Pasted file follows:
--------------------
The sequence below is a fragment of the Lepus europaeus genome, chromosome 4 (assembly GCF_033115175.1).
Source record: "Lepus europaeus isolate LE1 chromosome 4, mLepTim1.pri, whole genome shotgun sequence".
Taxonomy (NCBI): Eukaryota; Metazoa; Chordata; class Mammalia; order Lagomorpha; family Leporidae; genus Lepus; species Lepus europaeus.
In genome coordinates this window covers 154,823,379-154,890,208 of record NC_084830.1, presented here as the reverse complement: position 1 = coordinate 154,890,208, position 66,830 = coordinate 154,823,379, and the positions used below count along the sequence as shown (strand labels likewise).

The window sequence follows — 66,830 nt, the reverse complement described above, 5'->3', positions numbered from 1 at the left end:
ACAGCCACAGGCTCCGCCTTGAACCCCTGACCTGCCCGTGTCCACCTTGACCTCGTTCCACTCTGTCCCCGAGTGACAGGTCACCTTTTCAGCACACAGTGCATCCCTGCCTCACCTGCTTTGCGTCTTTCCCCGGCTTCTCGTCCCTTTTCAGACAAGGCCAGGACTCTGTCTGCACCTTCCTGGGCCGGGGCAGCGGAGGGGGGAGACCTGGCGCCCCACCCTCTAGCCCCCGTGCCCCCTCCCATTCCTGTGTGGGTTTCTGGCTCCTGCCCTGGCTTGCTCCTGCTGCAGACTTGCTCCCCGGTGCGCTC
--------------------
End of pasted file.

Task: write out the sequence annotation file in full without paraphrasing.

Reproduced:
The sequence below is a fragment of the Lepus europaeus genome, chromosome 4 (assembly GCF_033115175.1).
Source record: "Lepus europaeus isolate LE1 chromosome 4, mLepTim1.pri, whole genome shotgun sequence".
Taxonomy (NCBI): Eukaryota; Metazoa; Chordata; class Mammalia; order Lagomorpha; family Leporidae; genus Lepus; species Lepus europaeus.
In genome coordinates this window covers 154,823,379-154,890,208 of record NC_084830.1, presented here as the reverse complement: position 1 = coordinate 154,890,208, position 66,830 = coordinate 154,823,379, and the positions used below count along the sequence as shown (strand labels likewise).

The window sequence follows — 66,830 nt, the reverse complement described above, 5'->3', positions numbered from 1 at the left end:
ACAGCCACAGGCTCCGCCTTGAACCCCTGACCTGCCCGTGTCCACCTTGACCTCGTTCCACTCTGTCCCCGAGTGACAGGTCACCTTTTCAGCACACAGTGCATCCCTGCCTCACCTGCTTTGCGTCTTTCCCCGGCTTCTCGTCCCTTTTCAGACAAGGCCAGGACTCTGTCTGCACCTTCCTGGGCCGGGGCAGCGGAGGGGGGAGACCTGGCGCCCCACCCTCTAGCCCCCGTGCCCCCTCCCATTCCTGTGTGGGTTTCTGGCTCCTGCCCTGGCTTGCTCCTGCTGCAGACTTGCTCCCCGGTGCGCTC